ATA asks Supreme Court to toss part of port’s Clean Trucks Program

The American Trucking Assns. filed a petition late last week asking the U.S. Supreme Court to consider overturning several aspects of the Port of Los Angeles' version of the Clean Trucks Program

The American Trucking Assns. filed a petition late last week asking the U.S. Supreme Court to consider overturning several aspects of the Port of Los Angeles’ version of the Clean Trucks Program.

ATA seeks to toss out off-street parking limits, maintenance and security provisions, and a mandate that freight haulers show financial capability to do business at the port.

The move comes on the heels of an ATA victory in the U.S. 9th Circuit Court of Appeals that tossed out a controversial provision of the Clean Trucks Program that would have mandated that all port truckers be company employees, banning use of owner-operators for port hauling operations.

However, the three-judge appeals panel ruled 2-1 in favor of allowing the port to impose the less controversial elements contained in the program, which ATA is asking the Supreme Court to review. The Port of Los Angeles has until the end of January to respond to ATA’s request.

If the nation’s highest court takes the case, it could be heard by next fall.

“Basically, the one major portion that gets all the headlines is the employee mandate issue, but what’s left wide open right now is the issue of market participation,” said Curtis Whalen, executive director of ATA’s Intermodal Carrier’s Conference said in a Long Beach Press-Telegram report.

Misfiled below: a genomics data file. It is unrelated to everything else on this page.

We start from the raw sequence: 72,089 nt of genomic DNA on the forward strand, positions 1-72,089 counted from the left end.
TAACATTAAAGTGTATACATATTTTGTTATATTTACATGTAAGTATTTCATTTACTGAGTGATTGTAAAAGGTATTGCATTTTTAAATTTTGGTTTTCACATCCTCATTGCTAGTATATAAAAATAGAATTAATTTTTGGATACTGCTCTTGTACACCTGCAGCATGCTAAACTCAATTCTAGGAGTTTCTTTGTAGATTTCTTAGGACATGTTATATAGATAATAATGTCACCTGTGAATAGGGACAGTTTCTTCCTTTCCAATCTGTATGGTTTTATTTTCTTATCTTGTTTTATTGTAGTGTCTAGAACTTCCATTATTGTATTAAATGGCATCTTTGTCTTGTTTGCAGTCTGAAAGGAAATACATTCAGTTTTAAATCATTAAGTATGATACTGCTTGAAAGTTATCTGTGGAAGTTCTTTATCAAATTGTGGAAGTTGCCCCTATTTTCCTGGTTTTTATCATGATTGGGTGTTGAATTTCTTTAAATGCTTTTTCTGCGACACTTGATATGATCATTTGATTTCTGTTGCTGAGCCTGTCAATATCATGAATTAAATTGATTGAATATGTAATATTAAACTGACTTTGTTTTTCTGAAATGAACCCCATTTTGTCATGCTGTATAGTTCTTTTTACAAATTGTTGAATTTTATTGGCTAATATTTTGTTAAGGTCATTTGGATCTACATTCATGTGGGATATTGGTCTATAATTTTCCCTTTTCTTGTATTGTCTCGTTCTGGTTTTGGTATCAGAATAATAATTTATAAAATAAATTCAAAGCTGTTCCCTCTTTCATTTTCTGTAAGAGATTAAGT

“It seems to us that this whole concept gives the port wide latitude under a law that is much more narrow in its focus,” Whalen said.

Port officials said they are reviewing ATA’s petition and intend to file an opposing argument next month.

“The port’s concession agreement is the backbone of our successful Clean Truck Program and we’re confident its provisions, upheld by several lower courts, will continue to be upheld by the Supreme Court, if it decides to hear the case,” said Phillip Sanfield, a spokesman for the Port of Los Angeles.

The ATA filed a federal lawsuit shortly after the $1.6 billion Clean Trucks Program was enacted three years ago, requiring all big rigs entering the port to meet 2007 federal emissions standards by Jan. 1, 2012.

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